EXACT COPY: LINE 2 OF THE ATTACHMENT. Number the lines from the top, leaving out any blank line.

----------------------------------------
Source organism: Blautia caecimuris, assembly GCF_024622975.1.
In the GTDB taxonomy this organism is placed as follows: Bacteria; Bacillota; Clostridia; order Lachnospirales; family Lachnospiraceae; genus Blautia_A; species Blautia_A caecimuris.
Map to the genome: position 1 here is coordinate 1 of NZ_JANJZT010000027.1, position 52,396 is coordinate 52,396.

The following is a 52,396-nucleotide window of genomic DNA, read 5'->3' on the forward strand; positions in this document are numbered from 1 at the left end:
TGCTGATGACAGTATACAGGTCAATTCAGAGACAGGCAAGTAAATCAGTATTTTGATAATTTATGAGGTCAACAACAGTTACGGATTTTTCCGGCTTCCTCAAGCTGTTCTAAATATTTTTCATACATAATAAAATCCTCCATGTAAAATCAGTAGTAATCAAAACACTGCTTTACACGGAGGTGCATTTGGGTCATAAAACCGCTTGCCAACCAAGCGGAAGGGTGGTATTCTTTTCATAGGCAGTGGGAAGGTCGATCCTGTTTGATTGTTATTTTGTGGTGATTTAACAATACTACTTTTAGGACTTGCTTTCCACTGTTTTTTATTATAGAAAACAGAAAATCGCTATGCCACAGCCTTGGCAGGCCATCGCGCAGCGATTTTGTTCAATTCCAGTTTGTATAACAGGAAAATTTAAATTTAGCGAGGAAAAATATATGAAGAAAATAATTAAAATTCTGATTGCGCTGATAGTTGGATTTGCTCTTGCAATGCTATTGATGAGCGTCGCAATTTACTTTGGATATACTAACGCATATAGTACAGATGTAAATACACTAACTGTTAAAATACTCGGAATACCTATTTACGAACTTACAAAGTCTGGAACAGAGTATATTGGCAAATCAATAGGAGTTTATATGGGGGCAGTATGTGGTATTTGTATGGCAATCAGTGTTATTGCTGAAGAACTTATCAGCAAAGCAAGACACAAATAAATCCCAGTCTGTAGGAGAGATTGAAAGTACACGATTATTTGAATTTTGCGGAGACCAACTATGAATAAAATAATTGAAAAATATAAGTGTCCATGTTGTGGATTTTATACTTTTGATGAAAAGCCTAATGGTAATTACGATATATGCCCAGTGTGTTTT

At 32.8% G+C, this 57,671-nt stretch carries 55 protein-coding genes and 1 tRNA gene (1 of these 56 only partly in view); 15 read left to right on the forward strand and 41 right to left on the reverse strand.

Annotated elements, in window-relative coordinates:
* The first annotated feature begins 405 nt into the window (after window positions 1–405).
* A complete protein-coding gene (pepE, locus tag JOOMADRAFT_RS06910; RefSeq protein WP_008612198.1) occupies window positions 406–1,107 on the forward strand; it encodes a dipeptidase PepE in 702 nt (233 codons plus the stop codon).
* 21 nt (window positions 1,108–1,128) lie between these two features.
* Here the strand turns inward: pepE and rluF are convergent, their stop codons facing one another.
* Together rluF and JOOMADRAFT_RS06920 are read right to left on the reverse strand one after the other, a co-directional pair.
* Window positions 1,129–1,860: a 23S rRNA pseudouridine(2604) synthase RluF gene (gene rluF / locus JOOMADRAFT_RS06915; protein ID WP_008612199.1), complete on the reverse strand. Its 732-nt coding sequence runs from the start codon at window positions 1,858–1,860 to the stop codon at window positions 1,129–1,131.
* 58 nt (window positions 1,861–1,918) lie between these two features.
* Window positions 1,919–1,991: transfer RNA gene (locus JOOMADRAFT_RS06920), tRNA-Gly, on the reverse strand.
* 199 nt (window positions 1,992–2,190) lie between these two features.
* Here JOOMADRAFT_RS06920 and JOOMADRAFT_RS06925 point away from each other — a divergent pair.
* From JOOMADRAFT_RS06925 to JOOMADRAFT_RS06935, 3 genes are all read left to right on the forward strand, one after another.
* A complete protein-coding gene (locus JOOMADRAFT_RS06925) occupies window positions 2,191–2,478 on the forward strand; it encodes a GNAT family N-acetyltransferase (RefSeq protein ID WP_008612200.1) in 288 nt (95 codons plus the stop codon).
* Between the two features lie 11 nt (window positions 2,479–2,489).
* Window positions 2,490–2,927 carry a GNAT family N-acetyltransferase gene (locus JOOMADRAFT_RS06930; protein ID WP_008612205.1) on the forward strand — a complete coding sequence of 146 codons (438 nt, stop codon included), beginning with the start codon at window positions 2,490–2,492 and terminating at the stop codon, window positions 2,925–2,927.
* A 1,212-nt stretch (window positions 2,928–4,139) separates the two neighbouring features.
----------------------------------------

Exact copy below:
In the GTDB taxonomy this organism is placed as follows: Bacteria; Bacillota; Clostridia; order Lachnospirales; family Lachnospiraceae; genus Blautia_A; species Blautia_A caecimuris.